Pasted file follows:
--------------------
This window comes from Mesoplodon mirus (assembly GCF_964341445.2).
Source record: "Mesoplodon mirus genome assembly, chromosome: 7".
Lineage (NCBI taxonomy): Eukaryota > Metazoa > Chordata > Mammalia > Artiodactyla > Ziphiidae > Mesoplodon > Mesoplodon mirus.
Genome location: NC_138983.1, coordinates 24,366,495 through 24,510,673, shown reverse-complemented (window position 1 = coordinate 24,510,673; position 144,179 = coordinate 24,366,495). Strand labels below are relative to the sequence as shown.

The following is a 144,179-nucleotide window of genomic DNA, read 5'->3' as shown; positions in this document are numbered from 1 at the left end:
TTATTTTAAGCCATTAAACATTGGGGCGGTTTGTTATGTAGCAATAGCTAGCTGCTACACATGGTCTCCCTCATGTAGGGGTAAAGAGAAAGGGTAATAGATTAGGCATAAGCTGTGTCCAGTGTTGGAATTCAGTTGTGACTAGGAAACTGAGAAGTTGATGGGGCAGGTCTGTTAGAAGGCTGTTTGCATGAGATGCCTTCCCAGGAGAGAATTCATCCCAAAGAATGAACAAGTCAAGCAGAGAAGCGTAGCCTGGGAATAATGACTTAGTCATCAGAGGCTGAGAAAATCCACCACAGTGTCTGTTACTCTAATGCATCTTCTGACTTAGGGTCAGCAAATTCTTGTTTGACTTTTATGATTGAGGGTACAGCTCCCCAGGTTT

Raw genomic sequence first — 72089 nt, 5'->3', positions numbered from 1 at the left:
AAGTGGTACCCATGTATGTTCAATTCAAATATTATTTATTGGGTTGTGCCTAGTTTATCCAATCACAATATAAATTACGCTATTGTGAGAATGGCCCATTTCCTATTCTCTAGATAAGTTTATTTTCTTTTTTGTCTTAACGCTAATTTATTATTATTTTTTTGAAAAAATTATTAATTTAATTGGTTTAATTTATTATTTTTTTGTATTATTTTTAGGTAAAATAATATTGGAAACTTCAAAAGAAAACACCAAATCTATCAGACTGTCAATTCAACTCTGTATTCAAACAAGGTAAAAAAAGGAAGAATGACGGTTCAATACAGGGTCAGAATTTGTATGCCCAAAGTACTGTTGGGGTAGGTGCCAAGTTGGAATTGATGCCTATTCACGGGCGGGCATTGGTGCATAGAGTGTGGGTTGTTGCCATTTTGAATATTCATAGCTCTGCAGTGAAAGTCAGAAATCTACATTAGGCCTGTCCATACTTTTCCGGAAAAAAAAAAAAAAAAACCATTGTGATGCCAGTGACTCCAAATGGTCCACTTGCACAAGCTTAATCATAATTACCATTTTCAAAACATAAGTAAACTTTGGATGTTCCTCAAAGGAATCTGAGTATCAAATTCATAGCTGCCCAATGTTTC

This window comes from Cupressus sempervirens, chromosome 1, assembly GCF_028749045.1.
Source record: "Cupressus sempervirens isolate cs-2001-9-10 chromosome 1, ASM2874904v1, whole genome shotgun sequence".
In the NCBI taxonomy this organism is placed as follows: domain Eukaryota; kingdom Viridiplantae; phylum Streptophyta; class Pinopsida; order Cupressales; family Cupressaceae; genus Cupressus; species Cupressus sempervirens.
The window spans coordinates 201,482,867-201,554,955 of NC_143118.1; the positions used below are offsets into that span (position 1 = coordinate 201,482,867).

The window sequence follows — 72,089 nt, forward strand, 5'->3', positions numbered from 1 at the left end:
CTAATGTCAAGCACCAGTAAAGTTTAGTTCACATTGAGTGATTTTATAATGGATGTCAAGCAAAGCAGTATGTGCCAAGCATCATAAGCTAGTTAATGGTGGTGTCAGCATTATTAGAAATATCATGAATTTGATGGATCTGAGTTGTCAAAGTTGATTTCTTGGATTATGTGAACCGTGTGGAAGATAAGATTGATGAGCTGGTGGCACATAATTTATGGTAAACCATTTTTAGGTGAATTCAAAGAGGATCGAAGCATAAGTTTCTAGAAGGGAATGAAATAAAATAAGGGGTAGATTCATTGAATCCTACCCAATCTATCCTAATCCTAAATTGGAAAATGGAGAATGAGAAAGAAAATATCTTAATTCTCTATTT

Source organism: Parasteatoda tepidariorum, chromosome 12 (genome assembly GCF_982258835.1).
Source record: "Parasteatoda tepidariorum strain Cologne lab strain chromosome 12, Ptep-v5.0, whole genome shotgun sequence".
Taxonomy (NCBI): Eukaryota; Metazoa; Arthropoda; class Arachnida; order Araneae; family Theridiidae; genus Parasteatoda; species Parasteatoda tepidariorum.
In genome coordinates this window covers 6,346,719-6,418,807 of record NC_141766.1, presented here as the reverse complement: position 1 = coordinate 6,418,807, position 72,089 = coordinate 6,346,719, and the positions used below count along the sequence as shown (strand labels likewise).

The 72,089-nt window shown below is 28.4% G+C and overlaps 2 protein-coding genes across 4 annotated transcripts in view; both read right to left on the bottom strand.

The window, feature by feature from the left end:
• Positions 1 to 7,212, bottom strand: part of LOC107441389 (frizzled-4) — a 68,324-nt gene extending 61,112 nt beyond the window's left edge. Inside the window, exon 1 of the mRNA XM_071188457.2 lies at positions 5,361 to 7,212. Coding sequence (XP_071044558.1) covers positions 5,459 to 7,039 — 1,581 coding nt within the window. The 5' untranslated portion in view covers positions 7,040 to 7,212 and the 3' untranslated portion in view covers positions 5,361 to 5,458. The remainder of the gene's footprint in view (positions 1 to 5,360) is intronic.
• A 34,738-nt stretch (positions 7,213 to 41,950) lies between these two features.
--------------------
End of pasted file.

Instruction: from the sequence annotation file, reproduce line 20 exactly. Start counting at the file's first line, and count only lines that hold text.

The window, feature by feature from the left end: